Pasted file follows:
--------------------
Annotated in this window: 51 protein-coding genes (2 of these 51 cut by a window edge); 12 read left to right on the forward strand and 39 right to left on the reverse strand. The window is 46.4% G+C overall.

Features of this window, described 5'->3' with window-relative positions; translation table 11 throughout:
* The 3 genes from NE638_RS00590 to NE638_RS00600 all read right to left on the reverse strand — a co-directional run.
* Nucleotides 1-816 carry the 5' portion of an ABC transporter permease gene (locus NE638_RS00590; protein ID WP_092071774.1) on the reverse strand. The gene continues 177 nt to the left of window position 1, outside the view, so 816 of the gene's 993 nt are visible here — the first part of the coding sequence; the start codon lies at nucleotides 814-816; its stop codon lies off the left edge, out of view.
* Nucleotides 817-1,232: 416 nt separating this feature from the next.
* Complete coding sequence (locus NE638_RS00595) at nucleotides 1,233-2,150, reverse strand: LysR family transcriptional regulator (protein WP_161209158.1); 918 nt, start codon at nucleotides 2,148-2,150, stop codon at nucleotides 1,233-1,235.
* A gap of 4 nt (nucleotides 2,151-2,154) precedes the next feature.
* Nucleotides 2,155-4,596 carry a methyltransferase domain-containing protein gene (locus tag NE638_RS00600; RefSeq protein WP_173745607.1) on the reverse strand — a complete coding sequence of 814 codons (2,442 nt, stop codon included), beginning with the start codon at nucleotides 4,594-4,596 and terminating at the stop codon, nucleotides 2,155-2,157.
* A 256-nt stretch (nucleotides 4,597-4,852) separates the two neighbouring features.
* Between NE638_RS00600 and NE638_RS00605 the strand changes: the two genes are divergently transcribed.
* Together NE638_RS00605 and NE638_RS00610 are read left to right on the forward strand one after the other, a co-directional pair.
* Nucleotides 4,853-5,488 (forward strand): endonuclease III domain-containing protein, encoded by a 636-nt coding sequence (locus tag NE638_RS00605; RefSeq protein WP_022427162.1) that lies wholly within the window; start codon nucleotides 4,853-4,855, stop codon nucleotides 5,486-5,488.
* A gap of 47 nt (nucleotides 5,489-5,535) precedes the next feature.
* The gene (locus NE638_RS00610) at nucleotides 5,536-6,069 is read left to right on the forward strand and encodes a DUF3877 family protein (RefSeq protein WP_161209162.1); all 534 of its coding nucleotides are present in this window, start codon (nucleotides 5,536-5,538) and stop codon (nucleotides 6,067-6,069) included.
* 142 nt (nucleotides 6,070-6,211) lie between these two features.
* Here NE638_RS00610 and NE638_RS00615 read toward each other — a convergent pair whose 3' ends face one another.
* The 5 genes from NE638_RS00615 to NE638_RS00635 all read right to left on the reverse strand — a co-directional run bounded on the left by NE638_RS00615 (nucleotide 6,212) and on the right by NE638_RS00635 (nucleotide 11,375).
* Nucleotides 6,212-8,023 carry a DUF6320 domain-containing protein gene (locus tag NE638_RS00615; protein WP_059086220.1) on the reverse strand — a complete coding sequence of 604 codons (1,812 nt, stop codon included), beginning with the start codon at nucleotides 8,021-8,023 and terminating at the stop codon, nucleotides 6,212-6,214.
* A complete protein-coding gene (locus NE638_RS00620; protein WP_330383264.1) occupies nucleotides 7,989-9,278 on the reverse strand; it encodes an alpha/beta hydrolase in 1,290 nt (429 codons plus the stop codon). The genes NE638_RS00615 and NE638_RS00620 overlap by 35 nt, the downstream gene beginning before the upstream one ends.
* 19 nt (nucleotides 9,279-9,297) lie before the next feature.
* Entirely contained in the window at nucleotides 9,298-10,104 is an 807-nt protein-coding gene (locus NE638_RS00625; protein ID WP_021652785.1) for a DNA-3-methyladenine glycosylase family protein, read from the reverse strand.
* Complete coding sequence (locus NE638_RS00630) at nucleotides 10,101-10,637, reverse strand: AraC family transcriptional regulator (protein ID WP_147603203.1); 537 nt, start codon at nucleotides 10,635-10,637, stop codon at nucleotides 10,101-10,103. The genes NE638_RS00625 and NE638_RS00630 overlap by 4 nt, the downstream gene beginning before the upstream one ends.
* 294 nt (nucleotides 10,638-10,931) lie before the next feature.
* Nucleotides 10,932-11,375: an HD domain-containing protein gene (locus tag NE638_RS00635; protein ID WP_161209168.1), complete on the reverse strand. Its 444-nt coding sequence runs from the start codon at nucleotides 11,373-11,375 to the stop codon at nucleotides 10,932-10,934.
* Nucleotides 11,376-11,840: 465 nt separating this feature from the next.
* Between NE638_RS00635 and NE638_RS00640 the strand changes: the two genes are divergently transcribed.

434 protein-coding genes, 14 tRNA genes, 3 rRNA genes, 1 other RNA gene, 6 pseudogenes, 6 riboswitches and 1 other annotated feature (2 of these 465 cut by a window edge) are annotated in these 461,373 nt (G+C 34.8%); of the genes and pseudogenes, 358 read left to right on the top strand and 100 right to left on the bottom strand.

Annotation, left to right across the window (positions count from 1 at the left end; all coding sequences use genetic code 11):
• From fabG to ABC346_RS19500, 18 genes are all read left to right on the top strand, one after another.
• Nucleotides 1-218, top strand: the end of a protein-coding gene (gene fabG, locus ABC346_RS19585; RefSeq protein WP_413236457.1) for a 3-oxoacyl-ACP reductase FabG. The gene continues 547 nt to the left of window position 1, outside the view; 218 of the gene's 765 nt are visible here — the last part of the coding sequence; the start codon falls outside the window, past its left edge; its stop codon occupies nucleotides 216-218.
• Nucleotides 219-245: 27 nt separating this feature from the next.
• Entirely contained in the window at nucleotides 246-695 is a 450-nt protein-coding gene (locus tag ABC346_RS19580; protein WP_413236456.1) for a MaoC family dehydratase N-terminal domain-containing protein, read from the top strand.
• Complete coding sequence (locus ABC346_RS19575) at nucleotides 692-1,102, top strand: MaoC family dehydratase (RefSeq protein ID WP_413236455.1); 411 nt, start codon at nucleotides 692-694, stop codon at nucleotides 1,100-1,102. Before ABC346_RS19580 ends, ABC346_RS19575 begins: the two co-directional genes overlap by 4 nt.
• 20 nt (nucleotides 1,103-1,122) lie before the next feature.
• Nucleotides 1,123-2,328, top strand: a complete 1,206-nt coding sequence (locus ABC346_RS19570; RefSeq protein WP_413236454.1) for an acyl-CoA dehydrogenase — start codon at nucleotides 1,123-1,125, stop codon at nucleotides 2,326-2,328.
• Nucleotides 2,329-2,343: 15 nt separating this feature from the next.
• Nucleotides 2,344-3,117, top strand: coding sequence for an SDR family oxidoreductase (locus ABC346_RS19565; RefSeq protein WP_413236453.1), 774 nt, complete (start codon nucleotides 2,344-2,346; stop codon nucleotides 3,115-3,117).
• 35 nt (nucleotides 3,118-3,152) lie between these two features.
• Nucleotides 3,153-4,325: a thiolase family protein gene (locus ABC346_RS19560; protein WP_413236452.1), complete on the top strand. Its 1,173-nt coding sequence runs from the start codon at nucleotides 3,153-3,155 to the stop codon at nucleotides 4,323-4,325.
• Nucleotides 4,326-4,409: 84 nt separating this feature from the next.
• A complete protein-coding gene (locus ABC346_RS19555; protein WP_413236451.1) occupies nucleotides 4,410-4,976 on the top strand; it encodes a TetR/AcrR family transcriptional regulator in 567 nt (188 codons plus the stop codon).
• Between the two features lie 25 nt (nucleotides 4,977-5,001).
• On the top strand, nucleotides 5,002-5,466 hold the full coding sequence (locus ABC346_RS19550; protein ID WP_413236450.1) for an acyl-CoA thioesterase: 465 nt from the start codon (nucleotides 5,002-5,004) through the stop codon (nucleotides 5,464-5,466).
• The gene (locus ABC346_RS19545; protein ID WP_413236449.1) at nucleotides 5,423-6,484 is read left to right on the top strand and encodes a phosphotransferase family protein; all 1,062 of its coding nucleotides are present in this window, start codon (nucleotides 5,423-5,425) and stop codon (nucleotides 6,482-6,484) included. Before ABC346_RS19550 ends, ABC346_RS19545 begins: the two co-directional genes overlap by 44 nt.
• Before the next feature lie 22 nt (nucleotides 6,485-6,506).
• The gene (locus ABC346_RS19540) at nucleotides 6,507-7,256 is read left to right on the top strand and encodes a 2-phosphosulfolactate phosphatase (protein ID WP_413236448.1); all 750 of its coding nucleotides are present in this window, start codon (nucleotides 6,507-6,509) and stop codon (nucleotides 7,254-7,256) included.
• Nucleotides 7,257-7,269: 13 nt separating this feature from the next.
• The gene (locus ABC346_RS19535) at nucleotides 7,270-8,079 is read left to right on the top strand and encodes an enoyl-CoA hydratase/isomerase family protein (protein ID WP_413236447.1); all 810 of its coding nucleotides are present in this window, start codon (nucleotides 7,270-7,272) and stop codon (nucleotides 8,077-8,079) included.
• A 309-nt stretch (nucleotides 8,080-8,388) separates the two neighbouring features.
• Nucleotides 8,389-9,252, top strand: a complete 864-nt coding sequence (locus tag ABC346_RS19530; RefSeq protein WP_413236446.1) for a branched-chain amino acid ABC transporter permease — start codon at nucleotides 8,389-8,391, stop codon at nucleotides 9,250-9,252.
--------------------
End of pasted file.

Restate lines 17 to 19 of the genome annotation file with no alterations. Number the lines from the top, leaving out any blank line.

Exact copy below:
* The 5 genes from NE638_RS00615 to NE638_RS00635 all read right to left on the reverse strand — a co-directional run bounded on the left by NE638_RS00615 (nucleotide 6,212) and on the right by NE638_RS00635 (nucleotide 11,375).
* Nucleotides 6,212-8,023 carry a DUF6320 domain-containing protein gene (locus tag NE638_RS00615; protein WP_059086220.1) on the reverse strand — a complete coding sequence of 604 codons (1,812 nt, stop codon included), beginning with the start codon at nucleotides 8,021-8,023 and terminating at the stop codon, nucleotides 6,212-6,214.
* A complete protein-coding gene (locus NE638_RS00620; protein WP_330383264.1) occupies nucleotides 7,989-9,278 on the reverse strand; it encodes an alpha/beta hydrolase in 1,290 nt (429 codons plus the stop codon). The genes NE638_RS00615 and NE638_RS00620 overlap by 35 nt, the downstream gene beginning before the upstream one ends.